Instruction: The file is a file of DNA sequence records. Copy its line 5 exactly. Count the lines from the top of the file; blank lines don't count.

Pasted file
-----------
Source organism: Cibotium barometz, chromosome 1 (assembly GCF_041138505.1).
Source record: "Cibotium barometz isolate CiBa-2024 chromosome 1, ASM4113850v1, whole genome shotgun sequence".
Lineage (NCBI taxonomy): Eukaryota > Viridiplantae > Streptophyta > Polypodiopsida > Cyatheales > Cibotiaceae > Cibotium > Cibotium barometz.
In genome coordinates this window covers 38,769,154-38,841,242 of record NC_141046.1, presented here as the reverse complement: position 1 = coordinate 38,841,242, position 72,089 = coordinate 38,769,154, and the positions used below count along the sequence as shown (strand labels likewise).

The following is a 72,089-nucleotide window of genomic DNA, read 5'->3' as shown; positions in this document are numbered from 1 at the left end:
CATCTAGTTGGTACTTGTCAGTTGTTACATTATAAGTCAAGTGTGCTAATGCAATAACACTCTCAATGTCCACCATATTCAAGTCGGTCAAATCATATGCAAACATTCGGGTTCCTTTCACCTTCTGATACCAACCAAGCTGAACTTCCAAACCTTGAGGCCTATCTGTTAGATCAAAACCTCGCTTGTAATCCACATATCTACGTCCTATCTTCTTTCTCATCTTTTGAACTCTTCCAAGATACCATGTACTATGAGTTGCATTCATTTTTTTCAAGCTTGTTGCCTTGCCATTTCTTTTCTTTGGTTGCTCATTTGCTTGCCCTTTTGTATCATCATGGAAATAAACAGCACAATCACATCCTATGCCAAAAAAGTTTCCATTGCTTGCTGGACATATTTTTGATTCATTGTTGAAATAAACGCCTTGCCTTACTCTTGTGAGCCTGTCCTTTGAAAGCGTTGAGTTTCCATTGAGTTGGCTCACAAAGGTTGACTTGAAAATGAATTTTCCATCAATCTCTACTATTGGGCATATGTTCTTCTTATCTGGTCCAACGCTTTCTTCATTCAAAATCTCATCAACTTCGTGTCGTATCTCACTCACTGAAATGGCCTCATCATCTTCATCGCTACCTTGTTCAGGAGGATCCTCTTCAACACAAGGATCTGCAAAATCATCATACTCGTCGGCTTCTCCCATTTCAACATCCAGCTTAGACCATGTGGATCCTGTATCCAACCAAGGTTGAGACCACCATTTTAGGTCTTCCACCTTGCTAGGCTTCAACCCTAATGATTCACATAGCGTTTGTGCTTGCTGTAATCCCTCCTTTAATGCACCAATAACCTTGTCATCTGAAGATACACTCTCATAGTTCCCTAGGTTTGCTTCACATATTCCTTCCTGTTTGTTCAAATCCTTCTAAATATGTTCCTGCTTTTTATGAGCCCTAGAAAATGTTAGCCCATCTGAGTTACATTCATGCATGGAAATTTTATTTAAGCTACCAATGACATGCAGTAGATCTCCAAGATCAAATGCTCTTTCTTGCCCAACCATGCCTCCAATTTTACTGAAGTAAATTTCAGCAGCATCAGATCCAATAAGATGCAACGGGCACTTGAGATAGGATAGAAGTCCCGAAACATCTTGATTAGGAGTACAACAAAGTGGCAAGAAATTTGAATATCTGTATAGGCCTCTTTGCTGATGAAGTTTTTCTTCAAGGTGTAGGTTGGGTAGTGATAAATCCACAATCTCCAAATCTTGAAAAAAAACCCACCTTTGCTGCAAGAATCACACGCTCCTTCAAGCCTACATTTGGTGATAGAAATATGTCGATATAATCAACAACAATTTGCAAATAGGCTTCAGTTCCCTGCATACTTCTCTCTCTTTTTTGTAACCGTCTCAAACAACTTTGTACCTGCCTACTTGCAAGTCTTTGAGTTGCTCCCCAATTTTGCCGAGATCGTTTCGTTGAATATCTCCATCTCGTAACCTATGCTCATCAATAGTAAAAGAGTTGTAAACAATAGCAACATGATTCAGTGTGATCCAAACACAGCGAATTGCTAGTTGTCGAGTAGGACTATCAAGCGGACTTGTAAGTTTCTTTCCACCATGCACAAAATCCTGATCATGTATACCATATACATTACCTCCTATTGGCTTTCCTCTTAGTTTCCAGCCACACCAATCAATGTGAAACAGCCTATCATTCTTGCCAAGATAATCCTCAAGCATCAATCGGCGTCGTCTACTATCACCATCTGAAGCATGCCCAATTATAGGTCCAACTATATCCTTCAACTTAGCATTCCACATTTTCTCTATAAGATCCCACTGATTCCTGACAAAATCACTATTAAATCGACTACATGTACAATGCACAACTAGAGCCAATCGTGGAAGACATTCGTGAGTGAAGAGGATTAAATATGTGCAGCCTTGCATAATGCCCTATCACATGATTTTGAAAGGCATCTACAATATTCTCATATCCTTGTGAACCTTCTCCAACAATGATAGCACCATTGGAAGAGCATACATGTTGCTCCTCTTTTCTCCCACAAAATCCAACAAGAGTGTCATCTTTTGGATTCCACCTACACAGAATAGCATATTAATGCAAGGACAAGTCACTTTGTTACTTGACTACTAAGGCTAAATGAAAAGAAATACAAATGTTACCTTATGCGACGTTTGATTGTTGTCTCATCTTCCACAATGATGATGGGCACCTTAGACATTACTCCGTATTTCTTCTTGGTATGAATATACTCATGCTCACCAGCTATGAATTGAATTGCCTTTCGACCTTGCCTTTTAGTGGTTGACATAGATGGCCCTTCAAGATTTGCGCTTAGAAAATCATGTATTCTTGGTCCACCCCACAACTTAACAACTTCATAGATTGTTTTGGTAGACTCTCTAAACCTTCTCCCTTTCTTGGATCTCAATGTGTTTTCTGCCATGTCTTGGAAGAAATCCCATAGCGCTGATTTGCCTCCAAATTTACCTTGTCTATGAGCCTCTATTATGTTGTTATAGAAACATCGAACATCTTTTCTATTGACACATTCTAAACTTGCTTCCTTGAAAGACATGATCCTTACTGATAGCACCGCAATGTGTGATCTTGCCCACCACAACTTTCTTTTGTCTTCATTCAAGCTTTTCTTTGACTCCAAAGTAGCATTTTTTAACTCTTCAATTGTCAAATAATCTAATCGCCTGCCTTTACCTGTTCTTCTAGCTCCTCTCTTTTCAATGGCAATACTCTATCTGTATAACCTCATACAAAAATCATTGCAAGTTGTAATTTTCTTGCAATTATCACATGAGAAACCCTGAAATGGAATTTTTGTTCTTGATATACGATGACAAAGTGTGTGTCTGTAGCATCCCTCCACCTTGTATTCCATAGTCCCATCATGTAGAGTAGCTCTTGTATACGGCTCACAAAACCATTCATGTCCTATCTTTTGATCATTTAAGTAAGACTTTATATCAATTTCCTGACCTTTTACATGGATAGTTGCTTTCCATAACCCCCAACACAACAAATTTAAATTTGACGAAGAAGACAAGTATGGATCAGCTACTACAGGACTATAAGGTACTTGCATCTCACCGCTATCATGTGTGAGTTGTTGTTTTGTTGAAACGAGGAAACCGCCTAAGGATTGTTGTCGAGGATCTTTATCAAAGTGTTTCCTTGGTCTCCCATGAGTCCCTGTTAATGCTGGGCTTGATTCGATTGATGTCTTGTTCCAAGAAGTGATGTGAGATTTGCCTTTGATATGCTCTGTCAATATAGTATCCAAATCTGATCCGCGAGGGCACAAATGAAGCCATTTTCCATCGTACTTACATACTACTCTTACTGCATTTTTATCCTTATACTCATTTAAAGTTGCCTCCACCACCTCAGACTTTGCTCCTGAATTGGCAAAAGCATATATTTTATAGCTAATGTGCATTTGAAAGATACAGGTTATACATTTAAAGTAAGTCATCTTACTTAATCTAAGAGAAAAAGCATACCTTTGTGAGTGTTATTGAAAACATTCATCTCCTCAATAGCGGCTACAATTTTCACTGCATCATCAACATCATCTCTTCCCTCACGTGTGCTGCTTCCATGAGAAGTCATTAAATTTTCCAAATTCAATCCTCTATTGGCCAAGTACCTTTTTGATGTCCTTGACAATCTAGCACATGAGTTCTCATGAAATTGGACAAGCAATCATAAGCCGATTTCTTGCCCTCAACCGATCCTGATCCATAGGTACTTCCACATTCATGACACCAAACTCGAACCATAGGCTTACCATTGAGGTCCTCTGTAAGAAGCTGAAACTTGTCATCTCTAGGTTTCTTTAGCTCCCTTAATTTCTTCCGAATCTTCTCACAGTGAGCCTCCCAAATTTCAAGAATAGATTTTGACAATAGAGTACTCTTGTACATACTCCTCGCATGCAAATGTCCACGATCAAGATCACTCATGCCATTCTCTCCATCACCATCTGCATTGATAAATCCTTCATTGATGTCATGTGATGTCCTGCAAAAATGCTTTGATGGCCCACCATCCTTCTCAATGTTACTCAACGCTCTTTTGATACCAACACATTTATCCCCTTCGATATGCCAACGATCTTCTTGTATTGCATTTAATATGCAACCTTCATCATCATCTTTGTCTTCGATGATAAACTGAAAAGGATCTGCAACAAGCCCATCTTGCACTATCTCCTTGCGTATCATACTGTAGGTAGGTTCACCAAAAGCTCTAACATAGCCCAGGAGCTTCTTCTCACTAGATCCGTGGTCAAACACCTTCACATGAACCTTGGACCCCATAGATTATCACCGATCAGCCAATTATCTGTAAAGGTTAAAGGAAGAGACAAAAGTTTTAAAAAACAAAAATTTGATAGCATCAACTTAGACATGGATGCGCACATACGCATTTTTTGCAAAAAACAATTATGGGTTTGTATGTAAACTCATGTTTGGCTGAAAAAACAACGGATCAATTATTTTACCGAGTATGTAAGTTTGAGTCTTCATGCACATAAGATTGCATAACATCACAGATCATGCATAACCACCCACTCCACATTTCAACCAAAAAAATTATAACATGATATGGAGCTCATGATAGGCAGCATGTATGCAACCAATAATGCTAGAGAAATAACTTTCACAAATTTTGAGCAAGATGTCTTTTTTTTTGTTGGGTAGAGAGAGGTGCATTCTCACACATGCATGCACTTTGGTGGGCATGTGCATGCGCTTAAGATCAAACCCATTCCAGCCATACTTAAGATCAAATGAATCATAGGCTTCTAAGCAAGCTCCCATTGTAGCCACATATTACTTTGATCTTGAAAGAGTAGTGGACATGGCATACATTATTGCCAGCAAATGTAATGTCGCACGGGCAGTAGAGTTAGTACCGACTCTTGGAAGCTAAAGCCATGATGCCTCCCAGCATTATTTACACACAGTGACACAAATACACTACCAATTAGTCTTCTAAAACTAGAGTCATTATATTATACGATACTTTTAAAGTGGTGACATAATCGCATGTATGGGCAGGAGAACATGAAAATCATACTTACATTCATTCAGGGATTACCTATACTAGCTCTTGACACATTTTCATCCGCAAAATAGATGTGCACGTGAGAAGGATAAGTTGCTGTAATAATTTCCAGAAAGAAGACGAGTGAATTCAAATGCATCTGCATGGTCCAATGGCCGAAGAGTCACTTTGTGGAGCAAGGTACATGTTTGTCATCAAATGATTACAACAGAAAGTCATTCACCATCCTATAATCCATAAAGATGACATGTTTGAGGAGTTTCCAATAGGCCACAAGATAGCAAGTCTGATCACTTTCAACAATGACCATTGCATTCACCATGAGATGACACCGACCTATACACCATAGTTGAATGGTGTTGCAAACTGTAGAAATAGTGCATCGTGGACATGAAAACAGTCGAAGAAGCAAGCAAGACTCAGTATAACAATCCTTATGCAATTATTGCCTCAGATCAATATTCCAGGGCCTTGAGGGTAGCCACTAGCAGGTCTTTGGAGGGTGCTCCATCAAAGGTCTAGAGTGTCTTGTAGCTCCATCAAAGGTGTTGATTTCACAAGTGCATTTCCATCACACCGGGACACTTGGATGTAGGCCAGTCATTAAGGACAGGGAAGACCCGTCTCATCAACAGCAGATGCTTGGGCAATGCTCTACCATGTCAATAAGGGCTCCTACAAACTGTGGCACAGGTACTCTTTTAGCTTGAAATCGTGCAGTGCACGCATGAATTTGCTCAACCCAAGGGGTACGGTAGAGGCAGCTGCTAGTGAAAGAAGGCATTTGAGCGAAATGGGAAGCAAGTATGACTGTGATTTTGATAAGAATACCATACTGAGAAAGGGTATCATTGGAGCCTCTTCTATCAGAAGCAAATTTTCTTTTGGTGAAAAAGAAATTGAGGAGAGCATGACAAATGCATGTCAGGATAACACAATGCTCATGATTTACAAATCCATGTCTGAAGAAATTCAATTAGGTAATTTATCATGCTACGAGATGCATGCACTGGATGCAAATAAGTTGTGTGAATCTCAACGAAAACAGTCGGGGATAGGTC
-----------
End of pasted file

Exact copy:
The following is a 72,089-nucleotide window of genomic DNA, read 5'->3' as shown; positions in this document are numbered from 1 at the left end: